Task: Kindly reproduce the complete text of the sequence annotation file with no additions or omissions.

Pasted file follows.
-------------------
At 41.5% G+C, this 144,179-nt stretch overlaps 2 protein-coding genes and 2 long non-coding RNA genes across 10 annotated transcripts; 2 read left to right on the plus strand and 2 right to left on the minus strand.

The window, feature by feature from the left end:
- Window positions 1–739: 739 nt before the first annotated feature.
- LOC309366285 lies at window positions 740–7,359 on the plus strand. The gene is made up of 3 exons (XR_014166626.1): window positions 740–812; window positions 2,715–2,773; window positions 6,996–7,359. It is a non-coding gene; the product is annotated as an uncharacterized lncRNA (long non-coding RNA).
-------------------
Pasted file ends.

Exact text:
At 41.5% G+C, this 144,179-nt stretch overlaps 2 protein-coding genes and 2 long non-coding RNA genes across 10 annotated transcripts; 2 read left to right on the plus strand and 2 right to left on the minus strand.

The window, feature by feature from the left end:
- Window positions 1–739: 739 nt before the first annotated feature.
- LOC309366285 lies at window positions 740–7,359 on the plus strand. The gene is made up of 3 exons (XR_014166626.1): window positions 740–812; window positions 2,715–2,773; window positions 6,996–7,359. It is a non-coding gene; the product is annotated as an uncharacterized lncRNA (long non-coding RNA).